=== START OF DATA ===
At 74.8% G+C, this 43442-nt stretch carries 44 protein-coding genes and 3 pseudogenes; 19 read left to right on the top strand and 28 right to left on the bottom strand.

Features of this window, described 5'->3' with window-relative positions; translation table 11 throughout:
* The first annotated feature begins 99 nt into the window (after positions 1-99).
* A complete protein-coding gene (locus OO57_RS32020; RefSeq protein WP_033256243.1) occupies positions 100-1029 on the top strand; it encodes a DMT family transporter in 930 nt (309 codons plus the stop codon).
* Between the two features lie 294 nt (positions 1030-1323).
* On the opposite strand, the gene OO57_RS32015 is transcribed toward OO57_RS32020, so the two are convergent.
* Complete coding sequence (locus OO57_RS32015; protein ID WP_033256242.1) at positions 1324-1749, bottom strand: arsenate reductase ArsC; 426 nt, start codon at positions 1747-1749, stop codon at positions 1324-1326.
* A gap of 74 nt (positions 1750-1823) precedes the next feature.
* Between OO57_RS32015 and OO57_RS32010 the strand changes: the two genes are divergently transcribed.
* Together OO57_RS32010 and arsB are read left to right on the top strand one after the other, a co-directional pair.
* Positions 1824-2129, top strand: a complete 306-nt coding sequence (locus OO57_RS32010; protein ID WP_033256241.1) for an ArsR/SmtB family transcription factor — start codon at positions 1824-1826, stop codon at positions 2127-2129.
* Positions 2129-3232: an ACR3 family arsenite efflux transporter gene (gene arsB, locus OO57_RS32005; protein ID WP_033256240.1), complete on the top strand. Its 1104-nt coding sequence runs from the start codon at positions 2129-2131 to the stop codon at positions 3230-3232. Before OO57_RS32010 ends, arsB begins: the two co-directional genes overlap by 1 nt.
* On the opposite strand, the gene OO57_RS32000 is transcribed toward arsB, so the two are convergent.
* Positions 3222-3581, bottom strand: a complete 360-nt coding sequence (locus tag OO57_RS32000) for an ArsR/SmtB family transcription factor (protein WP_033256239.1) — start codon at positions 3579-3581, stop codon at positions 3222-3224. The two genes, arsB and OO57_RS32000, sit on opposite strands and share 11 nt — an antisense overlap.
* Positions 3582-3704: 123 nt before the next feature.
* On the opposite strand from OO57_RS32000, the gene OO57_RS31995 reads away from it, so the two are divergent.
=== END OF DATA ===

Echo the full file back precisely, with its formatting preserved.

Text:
At 74.8% G+C, this 43442-nt stretch carries 44 protein-coding genes and 3 pseudogenes; 19 read left to right on the top strand and 28 right to left on the bottom strand.

Features of this window, described 5'->3' with window-relative positions; translation table 11 throughout:
* The first annotated feature begins 99 nt into the window (after positions 1-99).
* A complete protein-coding gene (locus OO57_RS32020; RefSeq protein WP_033256243.1) occupies positions 100-1029 on the top strand; it encodes a DMT family transporter in 930 nt (309 codons plus the stop codon).
* Between the two features lie 294 nt (positions 1030-1323).
* On the opposite strand, the gene OO57_RS32015 is transcribed toward OO57_RS32020, so the two are convergent.
* Complete coding sequence (locus OO57_RS32015; protein ID WP_033256242.1) at positions 1324-1749, bottom strand: arsenate reductase ArsC; 426 nt, start codon at positions 1747-1749, stop codon at positions 1324-1326.
* A gap of 74 nt (positions 1750-1823) precedes the next feature.
* Between OO57_RS32015 and OO57_RS32010 the strand changes: the two genes are divergently transcribed.
* Together OO57_RS32010 and arsB are read left to right on the top strand one after the other, a co-directional pair.
* Positions 1824-2129, top strand: a complete 306-nt coding sequence (locus OO57_RS32010; protein ID WP_033256241.1) for an ArsR/SmtB family transcription factor — start codon at positions 1824-1826, stop codon at positions 2127-2129.
* Positions 2129-3232: an ACR3 family arsenite efflux transporter gene (gene arsB, locus OO57_RS32005; protein ID WP_033256240.1), complete on the top strand. Its 1104-nt coding sequence runs from the start codon at positions 2129-2131 to the stop codon at positions 3230-3232. Before OO57_RS32010 ends, arsB begins: the two co-directional genes overlap by 1 nt.
* On the opposite strand, the gene OO57_RS32000 is transcribed toward arsB, so the two are convergent.
* Positions 3222-3581, bottom strand: a complete 360-nt coding sequence (locus tag OO57_RS32000) for an ArsR/SmtB family transcription factor (protein WP_033256239.1) — start codon at positions 3579-3581, stop codon at positions 3222-3224. The two genes, arsB and OO57_RS32000, sit on opposite strands and share 11 nt — an antisense overlap.
* Positions 3582-3704: 123 nt before the next feature.
* On the opposite strand from OO57_RS32000, the gene OO57_RS31995 reads away from it, so the two are divergent.